The Idol Wing of the Tamil Nadu CB-CID has sought help from the Archaeological Survey of India (ASI) to ascertain the antecedents of four ancient idols, allegedly stolen from Tamil Nadu, that have been spotted in museums abroad.
Of the four idols, three are made of bronze and one is crafted from stone. While the bronze idols — two figures of the Tamil Saivaite saint Gnanasambandar and one of Hindu god Murugan — belonged to the 12th century, the stone idol of Kali belonged to the 11th century, official sources said.
In a letter to G. Maheswarai, Superintending Archaeologist ASI, Chennai Circle, Pon Manicakavel, DIG, Idol Wing, wanted to know whether these idols were presented before the ASI expert advisory committee for examination for issuance of ‘non-antiquity declaration certificate’ any time before 1994. He also wanted to know whether any appeal was pending before the appellate authority.
The letter follows after the ASI, Chennai Circle, sent data about 41 traders and 121 objects suspected to be antiques, covering the period between 2004 and 2014 to the CB-CID.
“We compiled the data to ensure effective coordination between the Idol Wing and the ASI,” said Ms Maheswari.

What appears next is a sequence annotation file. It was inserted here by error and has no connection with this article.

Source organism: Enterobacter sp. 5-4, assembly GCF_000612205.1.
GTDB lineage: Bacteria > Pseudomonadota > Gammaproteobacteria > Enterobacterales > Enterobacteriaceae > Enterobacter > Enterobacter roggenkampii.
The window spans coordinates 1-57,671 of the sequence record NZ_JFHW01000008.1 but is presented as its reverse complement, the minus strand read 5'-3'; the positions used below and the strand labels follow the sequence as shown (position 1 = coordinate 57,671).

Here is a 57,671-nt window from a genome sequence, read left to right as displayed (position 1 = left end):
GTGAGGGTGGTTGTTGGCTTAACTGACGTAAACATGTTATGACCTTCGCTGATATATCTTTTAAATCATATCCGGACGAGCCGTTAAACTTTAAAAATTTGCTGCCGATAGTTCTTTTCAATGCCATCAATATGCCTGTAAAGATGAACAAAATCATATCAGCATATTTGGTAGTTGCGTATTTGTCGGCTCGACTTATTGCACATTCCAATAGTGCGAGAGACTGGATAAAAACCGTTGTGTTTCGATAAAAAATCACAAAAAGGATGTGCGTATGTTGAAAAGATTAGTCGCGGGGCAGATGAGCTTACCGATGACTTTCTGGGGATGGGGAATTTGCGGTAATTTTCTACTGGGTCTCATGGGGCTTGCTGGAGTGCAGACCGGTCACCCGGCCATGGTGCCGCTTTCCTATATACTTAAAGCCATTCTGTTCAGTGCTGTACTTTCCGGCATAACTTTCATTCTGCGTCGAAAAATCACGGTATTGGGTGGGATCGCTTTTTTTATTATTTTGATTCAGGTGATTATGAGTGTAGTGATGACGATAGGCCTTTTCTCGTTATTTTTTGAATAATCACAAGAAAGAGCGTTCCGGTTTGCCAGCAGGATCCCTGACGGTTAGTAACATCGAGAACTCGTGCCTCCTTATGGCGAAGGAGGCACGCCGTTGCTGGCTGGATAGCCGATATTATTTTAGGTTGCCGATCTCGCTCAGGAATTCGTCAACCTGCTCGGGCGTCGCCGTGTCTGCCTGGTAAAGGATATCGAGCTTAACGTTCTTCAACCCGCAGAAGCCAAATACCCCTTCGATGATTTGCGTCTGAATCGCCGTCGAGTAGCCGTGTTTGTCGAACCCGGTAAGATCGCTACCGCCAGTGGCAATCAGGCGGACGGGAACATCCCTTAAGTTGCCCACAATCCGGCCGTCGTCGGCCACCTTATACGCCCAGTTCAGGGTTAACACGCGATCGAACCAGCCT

On receipt of the data, the CB-CID approached the ASI in connection with four idols that “have been detected to be stolen from one of the temples or mutts in Tamil Nadu under the control of the Hindu Religious and Charitable Endowments (HR&CE) Department.”
Bronze, marble, stone idols, wood carvings and all other handicrafts meant for export should be submitted before the advisory committee of the ASI to obtain mandatory ‘non-antiquity declaration certificate’ before export. Inspection of such items is made at the ASI office once in a month or 20 days, depending on the requirement.
“If the committee rejects an object, the aggrieved party should either register it with the Registering Officer of the Tamil Nadu government or can go for appeal before Director General of the ASI. The object cannot be exported, but can be retained in any part of the country,” she said.
The ASI has already issued notices to those who could not get a clearance certificate, seeking status of the objects including whether they have been registered or whether appeals have been made.
“While it is not our intention to disturb trade and commerce, we have a duty to ensure that these invaluable objects are not smuggled out of our country. We have evolved very advanced methods, including laser and radiographic methods, in ascertaining the history of antiques,” she explained.